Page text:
Question Wired Headphones and Windows 10

coffeegoeswild

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Dec 30, 2014
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I was given an HP Envy 700-216 running Windows 10, and the bloody thing won't recognize the headphone jack, Sound doesn't show headphones as a device option (yes, I did the left click "show disabled devices" to no avail), and apparently the system is unaware it even has an audio jack. Apparently this is something of problem with Windows 10, I've spent about five days and pushing eight hours total researching, reinstalling drivers, and trying various things (to say nothing of simply trying to navigate the utter dumpster fire that is Windows 10...), and come up with absolutely nothing so I'm stumped, andreduced to sitting here glaring my stubbornly mute PC. Sooooooooo, I'm here on the slim odds someone might have some magic trick up their sleeve. Any wizards around with the hidden fix?
Thanks a million,
Gavin
 

Paperdoc

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My suspicion is that your computer has a video card added into a PCIe slot, and that is where the cable to your monitor plugs in. So that cable does NOT plug into a socket on the back panel of the mobo, right?

Seems an odd way to start a discussion of headphones, eh? Well, here's why. Your mobo (like almost all) has an audio chip on it that feeds audio output signals to sockets on its back panel, and also to a socket on the front. But there has never been any standard way for that mobo chip's sound signals to feed to an added video card. Today, almost all video cards have an HDMI output socket to feed the monitor, and that cable includes a way to feed AUDIO to the monitor as well as video. So how to get audio to that cable? Well, virtually all VIDEO cards now also contain their own AUDIO chip just so they CAN feed sounds out on the HDMI cable to a monitor. To make that work, at the time that the added video card was first installed and its device drivers installed with it, the drivers for the card's AUDIO system also were installed. Then another change was make to tell Windows to send sounds out through the video card system.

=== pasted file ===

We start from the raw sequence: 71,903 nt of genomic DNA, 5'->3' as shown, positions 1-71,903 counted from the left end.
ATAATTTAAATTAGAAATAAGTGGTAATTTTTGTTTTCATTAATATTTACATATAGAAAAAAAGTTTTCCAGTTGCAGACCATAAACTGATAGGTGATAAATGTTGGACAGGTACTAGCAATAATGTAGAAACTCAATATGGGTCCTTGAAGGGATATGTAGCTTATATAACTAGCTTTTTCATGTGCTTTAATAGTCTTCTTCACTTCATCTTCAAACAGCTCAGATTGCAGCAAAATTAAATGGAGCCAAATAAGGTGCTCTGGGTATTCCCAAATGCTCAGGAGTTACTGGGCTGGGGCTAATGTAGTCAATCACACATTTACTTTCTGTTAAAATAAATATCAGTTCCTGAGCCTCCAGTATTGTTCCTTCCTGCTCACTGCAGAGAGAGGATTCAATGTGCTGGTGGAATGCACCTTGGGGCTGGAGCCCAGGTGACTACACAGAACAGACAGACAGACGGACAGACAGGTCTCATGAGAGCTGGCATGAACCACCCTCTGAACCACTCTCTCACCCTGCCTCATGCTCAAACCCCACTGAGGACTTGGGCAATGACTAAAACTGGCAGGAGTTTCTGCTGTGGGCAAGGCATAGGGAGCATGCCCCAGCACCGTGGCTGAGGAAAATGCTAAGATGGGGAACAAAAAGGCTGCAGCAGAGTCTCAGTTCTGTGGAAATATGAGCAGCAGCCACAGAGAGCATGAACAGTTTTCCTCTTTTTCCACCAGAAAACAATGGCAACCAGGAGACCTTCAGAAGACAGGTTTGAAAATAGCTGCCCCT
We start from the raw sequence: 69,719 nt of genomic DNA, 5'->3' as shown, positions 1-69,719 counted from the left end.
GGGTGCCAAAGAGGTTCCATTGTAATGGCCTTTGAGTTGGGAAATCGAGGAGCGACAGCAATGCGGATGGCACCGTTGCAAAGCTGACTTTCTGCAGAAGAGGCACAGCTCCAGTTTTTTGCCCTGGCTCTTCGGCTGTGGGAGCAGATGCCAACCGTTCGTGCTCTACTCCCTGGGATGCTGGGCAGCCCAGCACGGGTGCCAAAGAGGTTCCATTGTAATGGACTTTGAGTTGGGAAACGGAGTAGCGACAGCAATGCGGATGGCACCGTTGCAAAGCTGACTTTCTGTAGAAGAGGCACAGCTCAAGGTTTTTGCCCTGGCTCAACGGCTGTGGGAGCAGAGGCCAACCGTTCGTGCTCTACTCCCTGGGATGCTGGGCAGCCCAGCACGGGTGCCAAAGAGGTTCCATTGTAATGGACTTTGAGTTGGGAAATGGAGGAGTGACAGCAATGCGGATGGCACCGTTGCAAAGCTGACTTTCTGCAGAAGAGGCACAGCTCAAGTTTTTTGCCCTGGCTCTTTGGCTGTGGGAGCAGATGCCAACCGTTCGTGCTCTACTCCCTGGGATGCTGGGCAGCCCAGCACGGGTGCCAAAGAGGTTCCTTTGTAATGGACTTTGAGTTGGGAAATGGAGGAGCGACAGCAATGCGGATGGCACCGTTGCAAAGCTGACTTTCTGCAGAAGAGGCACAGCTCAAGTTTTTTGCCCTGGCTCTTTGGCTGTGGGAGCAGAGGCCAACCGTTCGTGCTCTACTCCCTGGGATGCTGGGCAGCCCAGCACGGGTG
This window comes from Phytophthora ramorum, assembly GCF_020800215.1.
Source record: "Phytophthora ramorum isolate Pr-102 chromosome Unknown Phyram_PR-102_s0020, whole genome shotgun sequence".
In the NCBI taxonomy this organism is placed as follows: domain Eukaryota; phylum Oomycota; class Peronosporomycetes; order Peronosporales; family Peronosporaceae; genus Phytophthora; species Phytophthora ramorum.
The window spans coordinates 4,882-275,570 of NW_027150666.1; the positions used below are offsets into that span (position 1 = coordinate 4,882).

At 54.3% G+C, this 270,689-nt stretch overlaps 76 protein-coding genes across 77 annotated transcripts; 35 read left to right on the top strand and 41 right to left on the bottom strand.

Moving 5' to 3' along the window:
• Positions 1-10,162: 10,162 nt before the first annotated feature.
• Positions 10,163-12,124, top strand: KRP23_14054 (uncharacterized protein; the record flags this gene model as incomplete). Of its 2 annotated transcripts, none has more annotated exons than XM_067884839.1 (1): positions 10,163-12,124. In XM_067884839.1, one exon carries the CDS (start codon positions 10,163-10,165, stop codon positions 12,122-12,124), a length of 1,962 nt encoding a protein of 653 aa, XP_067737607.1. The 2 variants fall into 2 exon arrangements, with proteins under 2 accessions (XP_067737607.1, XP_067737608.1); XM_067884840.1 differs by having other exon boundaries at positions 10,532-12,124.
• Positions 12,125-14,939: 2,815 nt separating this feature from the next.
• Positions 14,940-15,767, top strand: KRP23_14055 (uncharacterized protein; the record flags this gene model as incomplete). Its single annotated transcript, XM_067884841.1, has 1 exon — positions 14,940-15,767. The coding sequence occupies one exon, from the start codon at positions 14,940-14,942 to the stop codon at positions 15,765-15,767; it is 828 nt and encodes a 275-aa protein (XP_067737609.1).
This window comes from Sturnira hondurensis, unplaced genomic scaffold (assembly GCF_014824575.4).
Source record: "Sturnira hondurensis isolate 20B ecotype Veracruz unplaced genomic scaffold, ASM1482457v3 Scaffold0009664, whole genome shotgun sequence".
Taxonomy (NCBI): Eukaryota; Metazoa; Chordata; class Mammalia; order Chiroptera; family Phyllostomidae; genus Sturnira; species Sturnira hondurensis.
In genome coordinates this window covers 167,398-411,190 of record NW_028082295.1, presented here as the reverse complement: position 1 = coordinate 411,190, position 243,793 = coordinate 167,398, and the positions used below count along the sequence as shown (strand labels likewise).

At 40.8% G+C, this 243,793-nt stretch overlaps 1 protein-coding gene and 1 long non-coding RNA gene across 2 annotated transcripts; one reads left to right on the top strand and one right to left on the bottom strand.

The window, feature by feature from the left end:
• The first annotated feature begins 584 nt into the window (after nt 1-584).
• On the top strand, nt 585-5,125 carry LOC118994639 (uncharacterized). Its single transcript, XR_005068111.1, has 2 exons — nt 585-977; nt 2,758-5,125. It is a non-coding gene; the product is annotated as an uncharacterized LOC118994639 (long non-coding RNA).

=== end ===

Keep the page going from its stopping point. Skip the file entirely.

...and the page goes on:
Now, no matter how many audio chips are in your system somewhere, Windows can only use ONE of them for your Default Sound Payback Device. So if you do have an added video card, it is VERY likely that all sound is being done by the video card sound system, and the chip on your mobo is NOT being used. BUT that is the only chip that can send sounds out of the rear panel or front panel jacks! So you get no sound from those jacks.

There are ways around this. SOME video cards like that also have an audio output jack on their back panel so you can plug in headphones or a speaker there. SOME monitors have a jack for plugging in a headphone set, and many of those will actually shut off the monitor speakers when a headphone is plugged in. Another option IF your monitor has a sound INPUT jack would be to connect cables from the MOBO's rear panel Front Speaker jack to the Monitor's audio Input jack, and then set Windows to go back to using the mobo audio system.

So, see what sockets and jacks your monitor and video card have and post back here. With info on what is possible, we can advise exactly how to do it.
 

coffeegoeswild

Honorable
Dec 30, 2014
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The monitor I'm using is just a bare bones Acer without speakers or any audio output that I can see, so that seems to be a dead end. For the tower, as far as I can tell everything is factory standard for the model (ie an AMD Radeon HD 8670D in the graphics department), but here's a pic of the back and a close up of the monitor port in case I'm missing something;
https://1drv.ms/u/s!AqfJtZQmR1kafQij65TnPyUYd1s?e=qoZaaJ
And thanks for the detailed reply -- both the time and consideration are much appreciated...
G.
 

Paperdoc